Would you please show an easy way to solve this:

a(x) = x^3 +3x^2 + 5x
b(x) = 5x^2 + 17x + 16

Polynomial a(x) and b(x) are defined above. Which of the polynomials below has a factor of 3x + 2 ?

(A) l(x) = a(x)+ b(x)
(B) m(x) = 3a(x) + b(x)
(C) n(x) = a(x) – 3b(x)
(D) p(x) = 2a(x) + 3b(x)

This is a ripoff of Official Test 4 Section 4 #25, but it’s a bad ripoff because the original question could be easily factored for a clever and quick solution, and this one can’t. If you get a question like this, you’ll be allowed to use your calculator, though, so the following grind-it-out solution shouldn’t actually take that long.

Note that if a polynomial has a factor of 3x + 2, then it will also have a zero at x=-\dfrac{2}{3}. So the cleverest thing I can think of to do is calculate a\left(-\dfrac{2}{3}\right) and b\left(-\dfrac{2}{3}\right), and then plug those into each answer choice until one gives you zero. Like so:


Now try each answer choice to see which equals zero when a(x)=\dfrac{62}{27} and b(x)=\dfrac{62}{9}. You might be able to see it without much trouble…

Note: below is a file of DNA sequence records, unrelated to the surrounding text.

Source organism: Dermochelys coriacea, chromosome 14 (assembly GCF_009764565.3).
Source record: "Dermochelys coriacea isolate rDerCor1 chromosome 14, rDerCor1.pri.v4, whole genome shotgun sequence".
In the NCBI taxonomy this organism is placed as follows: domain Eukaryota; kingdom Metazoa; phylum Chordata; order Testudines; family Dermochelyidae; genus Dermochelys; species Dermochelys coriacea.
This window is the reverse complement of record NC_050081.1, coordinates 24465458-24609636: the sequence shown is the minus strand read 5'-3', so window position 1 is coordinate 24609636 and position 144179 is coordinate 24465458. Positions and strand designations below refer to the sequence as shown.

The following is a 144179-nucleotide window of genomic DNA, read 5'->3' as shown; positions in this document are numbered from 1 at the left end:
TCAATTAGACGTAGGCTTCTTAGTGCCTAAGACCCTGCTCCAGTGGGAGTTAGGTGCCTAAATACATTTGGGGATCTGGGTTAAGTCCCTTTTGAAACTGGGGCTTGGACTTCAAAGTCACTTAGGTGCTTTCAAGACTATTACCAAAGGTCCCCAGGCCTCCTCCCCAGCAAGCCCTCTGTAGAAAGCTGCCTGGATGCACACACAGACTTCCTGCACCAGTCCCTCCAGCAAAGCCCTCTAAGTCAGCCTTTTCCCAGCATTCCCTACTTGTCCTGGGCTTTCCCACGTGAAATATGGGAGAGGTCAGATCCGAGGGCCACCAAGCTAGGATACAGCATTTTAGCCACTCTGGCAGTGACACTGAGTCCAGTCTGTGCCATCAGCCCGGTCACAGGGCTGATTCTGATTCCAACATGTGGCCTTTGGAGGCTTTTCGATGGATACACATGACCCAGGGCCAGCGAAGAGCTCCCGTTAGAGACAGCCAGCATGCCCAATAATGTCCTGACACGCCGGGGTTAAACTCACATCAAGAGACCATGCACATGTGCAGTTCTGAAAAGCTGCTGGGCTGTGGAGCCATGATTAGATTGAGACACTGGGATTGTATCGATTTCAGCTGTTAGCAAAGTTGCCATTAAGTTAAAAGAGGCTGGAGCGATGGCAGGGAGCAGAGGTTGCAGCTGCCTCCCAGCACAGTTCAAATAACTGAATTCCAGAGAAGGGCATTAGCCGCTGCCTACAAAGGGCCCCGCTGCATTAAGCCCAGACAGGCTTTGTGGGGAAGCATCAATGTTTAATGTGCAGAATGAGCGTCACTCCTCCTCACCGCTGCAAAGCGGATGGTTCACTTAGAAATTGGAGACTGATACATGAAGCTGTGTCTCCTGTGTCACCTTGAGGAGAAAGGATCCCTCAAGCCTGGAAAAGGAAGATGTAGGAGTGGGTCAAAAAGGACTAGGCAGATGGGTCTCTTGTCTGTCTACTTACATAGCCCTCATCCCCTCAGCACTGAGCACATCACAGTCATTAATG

A) -\dfrac{62}{27}+\dfrac{62}{9}=\dfrac{124}{27}

B) 3\left(-\dfrac{62}{27}\right)+\dfrac{62}{9}=0

C) -\dfrac{62}{27}-3\left(\dfrac{62}{9}\right)=-\dfrac{620}{27}

D) 2\left(-\dfrac{62}{27}\right)+3\left(\dfrac{62}{9}\right)=\dfrac{434}{27}

Obviously, the answer is B.

Another way to go is to graph each choice with your calculator and look for a zero at x=-\dfrac{2}{3}. That feels to me like it’ll be a bit time consuming, but if you just put your head down and started working on that the minute you saw this question, I bet you’d be done with it within 90 seconds, which is a fine amount of time to spend on a hard question in the calculator section.


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